1. A milestone is within reach

The Museum celebrates its 100th birthday in May 2022.  Descendants of original founders Victor Hodgson and Elizabeth Ryan to this day are directors of the Museum.

2. We can print our own currency

A copper plate made by Sir Robert Strange and intended to print currency for the Jacobites was discarded after the Battle of Culloden.

The plate on display was used to print “bank notes” in 1928 to raise funds for the Museum.  Prints sold for 10/6 each.  In 2019 a print sold for £875 at auction in Edinburgh. We plan to print again from the prints to celebrate our 100th birthday.

3. Royal connections

Queen Elizabeth I of Scotland visited in 1991.  She viewed objects associated with her great-great-grandmother, including a quaich drank from by Queen Victoria and purportedly used by Prince Albert and Bonnie Prince Charlie too.  Queen Victoria wrote about the incident in her Highland Diary.

Our current Queen expressed amazement to staff at the amount of hair that purports to have belonged to Bonnie Prince Charlie that is displayed in museums across Scotland!

4. A room within a room

When the Old Fort was demolished to make way for the West Highland railway, the Governor’s room was moved in its entirety to the Museum and reassembled. It is thought the order for the Glencoe Massacre was signed in this room. A card table believed to have belonged to Colonel John Hill, Governor at this time, is also on display.

The room is particularly popular today with Outlander fans.

5. Police saved a weapon

A rare 1st pattern FS fighting in the Commando exhibition was rescued by the Police.  Handed in for destruction in Fife as part of a knife amnesty, the previous owner wanted nothing to do with it. It was spotted by an eagle-eyed officer who gifted it to the Museum.

6. Customers officers vandalised an exhibit

An illicit whisky was left on the steps of the Museum by an anonymous donor in 1924.  Sadly, it can no longer be used to distil a dram, as the folk from the Department of Customs and Excise punctured holes in it!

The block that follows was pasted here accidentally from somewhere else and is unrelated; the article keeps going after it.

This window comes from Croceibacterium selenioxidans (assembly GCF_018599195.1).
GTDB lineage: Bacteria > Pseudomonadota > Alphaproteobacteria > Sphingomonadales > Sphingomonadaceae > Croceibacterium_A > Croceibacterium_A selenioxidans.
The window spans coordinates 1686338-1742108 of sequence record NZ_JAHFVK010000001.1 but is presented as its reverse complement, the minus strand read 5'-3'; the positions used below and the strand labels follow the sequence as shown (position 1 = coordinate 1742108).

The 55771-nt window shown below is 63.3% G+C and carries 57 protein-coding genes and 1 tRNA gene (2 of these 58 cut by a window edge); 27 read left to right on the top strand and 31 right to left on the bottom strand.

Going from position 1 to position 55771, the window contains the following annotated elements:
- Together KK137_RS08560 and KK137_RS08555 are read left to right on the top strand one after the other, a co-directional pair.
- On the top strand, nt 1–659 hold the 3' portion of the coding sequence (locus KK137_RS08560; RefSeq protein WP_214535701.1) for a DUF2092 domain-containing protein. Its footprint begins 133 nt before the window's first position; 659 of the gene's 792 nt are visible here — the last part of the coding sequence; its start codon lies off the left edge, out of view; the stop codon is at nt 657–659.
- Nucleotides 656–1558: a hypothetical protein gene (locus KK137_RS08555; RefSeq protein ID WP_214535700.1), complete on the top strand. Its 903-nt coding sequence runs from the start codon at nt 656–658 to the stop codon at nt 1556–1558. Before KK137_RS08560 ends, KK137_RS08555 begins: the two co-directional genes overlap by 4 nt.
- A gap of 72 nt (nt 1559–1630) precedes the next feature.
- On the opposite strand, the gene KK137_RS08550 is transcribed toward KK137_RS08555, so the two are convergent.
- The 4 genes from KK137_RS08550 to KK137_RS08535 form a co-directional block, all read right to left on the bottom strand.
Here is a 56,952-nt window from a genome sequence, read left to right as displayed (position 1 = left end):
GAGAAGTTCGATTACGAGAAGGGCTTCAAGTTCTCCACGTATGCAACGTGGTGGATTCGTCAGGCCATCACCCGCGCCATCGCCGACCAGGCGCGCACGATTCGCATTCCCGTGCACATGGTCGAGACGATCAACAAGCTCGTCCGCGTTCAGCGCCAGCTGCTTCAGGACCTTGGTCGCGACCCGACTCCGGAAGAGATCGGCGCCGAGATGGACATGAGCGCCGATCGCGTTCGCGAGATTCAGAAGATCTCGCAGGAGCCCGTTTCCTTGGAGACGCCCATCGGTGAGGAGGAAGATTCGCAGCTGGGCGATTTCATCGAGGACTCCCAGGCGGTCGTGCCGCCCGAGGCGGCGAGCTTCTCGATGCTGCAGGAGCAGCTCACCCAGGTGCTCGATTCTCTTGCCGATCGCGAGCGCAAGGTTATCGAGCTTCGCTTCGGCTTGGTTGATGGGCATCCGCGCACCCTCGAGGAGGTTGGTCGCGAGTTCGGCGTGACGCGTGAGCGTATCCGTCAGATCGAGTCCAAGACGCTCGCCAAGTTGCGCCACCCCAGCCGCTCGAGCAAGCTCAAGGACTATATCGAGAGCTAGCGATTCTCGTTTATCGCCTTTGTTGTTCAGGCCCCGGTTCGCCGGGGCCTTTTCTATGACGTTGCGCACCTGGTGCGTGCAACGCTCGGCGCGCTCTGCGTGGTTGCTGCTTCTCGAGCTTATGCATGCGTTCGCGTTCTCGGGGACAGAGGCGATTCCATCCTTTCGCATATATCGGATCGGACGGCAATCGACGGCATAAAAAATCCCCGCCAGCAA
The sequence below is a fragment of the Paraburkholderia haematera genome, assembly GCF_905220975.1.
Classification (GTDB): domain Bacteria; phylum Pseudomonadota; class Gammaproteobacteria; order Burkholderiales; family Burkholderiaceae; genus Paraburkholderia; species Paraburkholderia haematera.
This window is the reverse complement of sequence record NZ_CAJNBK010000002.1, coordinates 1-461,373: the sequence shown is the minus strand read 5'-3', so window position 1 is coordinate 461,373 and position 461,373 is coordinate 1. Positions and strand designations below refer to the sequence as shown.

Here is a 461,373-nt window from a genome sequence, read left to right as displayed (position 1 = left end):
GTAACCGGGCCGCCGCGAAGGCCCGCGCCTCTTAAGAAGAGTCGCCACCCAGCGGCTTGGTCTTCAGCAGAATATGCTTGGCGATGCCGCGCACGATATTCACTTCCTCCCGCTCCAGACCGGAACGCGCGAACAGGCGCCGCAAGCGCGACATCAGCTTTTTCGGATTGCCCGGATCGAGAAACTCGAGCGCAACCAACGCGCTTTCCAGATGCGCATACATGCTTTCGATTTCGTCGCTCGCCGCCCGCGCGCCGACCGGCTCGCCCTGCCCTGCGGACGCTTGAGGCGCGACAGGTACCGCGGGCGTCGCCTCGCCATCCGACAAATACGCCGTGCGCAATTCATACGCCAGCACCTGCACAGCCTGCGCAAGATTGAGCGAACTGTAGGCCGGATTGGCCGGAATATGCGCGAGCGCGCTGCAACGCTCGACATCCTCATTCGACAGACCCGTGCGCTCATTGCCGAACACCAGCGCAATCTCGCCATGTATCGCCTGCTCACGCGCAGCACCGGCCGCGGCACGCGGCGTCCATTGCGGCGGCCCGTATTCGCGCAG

7. A musical museum

From enchanted ‘faery’ bagpipes said to have been played a Bannockburn, to pipes once owned by Bonnie Prince Charlies, to rare examples of the clàrsach.  The museum promotes the musical heritage of the Highlands.

8. Jacobites are key

The Museum has closely been associated with the Jacobites since its inception staging its first Jacobite Exhibition in 1925.  While plenty of museums claim to have relics associated with Bonnie Prince Charlie such as his hair and clothing, it is thought that we are the only one to have a tooth on display!  

Our very popular Secret Portrait of the Prince is also thought to be unique.

9. It celebrates the Outdoor Capital

As Outdoor Capital of the UK, Fort William has long been associated with outdoor adventure activities.  Nowadays the lochs offer some of the best white water canoeing in the country.  This is nothing new, with the remains of a dugout boat dating back more than a thousand years in our collection. 

Situated at the foot of Ben Nevis, the UK’s highest mountain, the Museum has a close connection with mountaineering, climbing and the Model T Ford that ascended the Ben in 1911.

10. Home to a celebrated Highland collection

The Museum was chosen to care for the renowned Carmichael Collection.  Alexander Carmichael (1832 – 1912) was a famous folklorist and antiquarian who collected folklore, local traditions, natural history observations and material objects from people throughout the Scottish Highlands.

Ron Cameron & Vanessa Martin

Based on an article first published by History Scotland magazine in October 2019

Ron Cameron is a Director of the West Highland Museum and Vanessa Martin is the Curator.